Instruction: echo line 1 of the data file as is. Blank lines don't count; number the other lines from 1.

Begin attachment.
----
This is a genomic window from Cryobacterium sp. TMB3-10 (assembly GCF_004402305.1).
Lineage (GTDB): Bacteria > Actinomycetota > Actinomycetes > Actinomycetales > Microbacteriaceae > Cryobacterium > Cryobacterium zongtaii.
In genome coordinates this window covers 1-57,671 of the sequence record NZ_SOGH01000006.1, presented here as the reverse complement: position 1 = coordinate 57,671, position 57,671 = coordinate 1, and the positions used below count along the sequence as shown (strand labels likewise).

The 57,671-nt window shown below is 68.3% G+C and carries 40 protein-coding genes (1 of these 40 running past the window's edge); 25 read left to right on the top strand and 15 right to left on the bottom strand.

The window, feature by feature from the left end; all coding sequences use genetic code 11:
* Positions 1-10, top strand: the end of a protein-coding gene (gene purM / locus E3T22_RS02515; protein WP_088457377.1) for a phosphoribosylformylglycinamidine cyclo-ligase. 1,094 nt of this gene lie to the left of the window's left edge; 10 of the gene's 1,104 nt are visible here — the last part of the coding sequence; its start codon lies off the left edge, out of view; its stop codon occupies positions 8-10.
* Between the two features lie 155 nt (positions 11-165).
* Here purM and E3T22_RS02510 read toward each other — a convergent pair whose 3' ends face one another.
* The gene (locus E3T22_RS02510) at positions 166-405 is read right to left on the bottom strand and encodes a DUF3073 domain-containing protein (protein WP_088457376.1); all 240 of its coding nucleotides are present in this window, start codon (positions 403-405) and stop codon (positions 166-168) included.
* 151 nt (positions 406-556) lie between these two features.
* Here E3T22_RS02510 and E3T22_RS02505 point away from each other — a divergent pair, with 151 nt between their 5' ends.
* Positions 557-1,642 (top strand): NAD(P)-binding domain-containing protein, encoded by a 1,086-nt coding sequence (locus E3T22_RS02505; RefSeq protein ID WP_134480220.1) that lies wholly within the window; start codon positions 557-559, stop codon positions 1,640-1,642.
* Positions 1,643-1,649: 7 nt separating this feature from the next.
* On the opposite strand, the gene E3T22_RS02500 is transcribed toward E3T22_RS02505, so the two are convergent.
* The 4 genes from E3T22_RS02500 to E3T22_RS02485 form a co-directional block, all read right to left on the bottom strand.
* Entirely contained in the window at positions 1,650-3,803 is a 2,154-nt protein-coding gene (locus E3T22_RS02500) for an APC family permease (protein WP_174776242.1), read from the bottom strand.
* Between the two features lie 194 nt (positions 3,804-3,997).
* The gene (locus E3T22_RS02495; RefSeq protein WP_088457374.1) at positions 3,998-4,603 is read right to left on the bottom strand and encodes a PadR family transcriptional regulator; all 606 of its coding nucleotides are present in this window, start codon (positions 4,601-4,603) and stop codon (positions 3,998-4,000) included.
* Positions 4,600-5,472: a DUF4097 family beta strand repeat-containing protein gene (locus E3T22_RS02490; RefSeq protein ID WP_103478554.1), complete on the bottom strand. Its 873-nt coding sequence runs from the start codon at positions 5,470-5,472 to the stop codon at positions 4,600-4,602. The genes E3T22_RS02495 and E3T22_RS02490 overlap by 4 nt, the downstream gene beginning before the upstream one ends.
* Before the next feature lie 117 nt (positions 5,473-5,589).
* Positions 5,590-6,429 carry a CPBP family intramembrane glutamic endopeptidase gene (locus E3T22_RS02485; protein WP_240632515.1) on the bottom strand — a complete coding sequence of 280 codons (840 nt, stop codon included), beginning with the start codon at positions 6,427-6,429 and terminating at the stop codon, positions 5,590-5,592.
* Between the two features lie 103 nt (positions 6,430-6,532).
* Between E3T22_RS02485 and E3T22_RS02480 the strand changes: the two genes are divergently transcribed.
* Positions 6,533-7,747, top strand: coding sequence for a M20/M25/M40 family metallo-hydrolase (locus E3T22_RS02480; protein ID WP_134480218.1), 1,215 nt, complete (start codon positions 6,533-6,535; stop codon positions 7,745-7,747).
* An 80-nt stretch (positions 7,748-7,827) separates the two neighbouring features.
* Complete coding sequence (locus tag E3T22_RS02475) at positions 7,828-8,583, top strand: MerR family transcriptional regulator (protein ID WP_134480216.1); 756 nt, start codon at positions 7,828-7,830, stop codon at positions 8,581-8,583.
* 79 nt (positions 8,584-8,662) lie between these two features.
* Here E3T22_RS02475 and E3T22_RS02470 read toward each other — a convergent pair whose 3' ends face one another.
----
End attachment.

This is a genomic window from Cryobacterium sp. TMB3-10 (assembly GCF_004402305.1).